And then we were at the airport. We came home via Copenhagen. A lovely airport with stunning architecture like a white cathedral in one area, and a fine bakery where we sat for 5 hours while they found a new plane as ours was broken. The array of black breads become quite fascinating after several hours. We buy some, and one has 1000 seeds and another one has no bread in it at all. It’s called Paleo Bread, made of seeds. Crikey.

Electric Ballroom, Camden

28th May 2014 | Larry

Through the big black back door

28th May 2014 | Juliet

Through the big black back door gates and straight into dressing room, then soundcheck at the Electric Ballroom.

It’s grey and dreary and it’s drizzling in Camden.

Helpful bloke from Essex who opens the huge black back door gates lends me his brolly, as I pop out to Acumedic for some Chinese packets against ‘wind cold invasion’. “No we can’t let you have any,” says young woman in a white coat firmly. She cannot sell me this without the patient being there…’s the new law. OK.

Soundcheck. There are some new crew. Nick is there, as is Ron. But it’s mostly a new team.

Next it’s time to head to the BBC.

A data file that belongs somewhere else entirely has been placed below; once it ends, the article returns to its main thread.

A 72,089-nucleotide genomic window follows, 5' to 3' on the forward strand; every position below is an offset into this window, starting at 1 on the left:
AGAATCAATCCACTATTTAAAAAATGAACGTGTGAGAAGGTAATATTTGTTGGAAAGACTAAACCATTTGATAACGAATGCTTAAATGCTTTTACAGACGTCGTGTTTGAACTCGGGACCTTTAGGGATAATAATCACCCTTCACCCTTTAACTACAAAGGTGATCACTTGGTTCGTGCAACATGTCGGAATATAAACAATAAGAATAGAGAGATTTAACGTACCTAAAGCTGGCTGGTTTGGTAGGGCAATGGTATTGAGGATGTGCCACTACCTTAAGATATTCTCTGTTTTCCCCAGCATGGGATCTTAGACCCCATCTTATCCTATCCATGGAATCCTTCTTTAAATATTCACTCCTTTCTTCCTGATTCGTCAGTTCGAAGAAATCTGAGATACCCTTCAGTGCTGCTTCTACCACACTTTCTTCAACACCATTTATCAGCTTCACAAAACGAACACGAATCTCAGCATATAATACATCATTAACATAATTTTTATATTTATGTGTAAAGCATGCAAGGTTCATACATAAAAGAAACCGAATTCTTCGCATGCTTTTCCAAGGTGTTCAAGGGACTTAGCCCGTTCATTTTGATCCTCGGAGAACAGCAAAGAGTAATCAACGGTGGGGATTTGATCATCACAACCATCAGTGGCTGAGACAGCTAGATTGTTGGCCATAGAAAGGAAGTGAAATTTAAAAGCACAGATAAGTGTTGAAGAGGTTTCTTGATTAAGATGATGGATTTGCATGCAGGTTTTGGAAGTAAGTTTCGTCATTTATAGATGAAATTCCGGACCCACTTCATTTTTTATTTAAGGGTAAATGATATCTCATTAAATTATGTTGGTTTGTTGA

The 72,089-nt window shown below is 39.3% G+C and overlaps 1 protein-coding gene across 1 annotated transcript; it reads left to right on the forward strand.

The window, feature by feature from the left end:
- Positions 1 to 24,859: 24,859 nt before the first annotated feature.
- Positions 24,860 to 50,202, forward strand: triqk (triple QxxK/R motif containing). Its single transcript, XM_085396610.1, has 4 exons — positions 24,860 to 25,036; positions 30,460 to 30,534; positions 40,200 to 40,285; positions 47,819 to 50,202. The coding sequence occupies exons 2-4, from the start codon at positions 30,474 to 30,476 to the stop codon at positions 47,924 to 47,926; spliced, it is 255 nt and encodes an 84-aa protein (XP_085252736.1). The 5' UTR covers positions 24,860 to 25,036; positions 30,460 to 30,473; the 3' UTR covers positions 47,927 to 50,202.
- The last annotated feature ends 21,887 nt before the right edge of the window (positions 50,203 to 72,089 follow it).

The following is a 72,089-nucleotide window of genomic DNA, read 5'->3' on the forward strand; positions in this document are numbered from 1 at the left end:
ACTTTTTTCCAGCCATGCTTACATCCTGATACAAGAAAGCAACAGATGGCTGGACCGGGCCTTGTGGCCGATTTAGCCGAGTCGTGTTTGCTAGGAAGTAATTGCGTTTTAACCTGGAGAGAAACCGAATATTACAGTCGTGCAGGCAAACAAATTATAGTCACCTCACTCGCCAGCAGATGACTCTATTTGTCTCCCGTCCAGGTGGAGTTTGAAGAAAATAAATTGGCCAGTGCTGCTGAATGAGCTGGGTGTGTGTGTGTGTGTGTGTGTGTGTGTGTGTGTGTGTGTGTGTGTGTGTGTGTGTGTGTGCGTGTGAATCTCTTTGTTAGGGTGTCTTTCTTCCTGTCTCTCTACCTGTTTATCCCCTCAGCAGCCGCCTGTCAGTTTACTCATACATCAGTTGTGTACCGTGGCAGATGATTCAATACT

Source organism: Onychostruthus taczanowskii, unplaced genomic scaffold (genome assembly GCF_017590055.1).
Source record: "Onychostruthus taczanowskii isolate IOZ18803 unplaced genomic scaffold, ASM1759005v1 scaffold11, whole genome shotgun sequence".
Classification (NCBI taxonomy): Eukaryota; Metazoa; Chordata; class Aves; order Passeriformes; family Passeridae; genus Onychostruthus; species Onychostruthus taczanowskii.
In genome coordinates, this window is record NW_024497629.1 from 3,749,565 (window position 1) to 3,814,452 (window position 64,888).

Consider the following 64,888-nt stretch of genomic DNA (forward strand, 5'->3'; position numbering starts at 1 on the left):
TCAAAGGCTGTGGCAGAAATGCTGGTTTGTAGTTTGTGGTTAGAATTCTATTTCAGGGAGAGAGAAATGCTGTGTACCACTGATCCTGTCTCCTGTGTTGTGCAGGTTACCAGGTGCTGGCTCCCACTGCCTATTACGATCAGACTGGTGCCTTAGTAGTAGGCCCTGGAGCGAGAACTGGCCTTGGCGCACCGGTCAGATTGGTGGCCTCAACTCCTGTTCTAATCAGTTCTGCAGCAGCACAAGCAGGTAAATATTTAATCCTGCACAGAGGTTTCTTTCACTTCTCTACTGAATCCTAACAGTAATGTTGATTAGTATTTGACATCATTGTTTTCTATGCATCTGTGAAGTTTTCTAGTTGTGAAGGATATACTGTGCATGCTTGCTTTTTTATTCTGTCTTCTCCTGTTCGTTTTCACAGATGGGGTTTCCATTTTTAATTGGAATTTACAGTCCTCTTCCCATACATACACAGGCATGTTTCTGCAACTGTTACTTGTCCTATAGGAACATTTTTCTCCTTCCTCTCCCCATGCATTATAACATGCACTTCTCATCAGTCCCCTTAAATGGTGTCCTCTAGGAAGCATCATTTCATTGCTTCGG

Outside Broadcasting House an idea is being discussed and planned by the BBC people. It involves musical chairs played by the fans while the band play Sit Down.

It sounds like an idea from the panel at Perfect Curve from the very brilliant BBC comedy W1A.

Someone needs to have a word.

Radiohead wouldn’t play hide and seek now would they?

In the Green Room within the BBC, the walls are dressed with hundreds of framed photographs of our hosts Alex and Matt either side of the stars. It’s a pantheon of stars. Dolly Parton’s blonde luminescence, smiling like an angel, lights up the space above Saul’s head. While to the right, Miss Piggy and Kermit share a frame. And each of the Stones beams out at us.

Star sandwiches abound. Oh look, there’s Chris Martin. We admire the ever youthful Mick, to the left, sandwiched between the ever smiling couch experts. And there’s Ronnie Wood, and the other one, then Charlie.

A sign on the table piled with triangle sandwiches says ‘There is a Veggie Option in the Red Fridge’. The fridge is huge. It’s bigger than my kitchen. A solitary cheese and chutney sandwich sits on the middle shelf alone.

Larry tsks….

But Larry has a new guitar neck, it says #LeaveALittleLightOn…

Now this was the advice from Peter Kay when going on holiday. General good advice….oh and the words from a James song…

Anyway, now it’s time to do the V.I.P. launch and return to the Electric Ballroom.

Tim is doing his big time extreme stretches pre-gig workout, and Jim and Saul come in asking for an urgent word re: the chairs.

“We are not doing that are we?” Referring to the musical chairs… Sorted; it’s a no.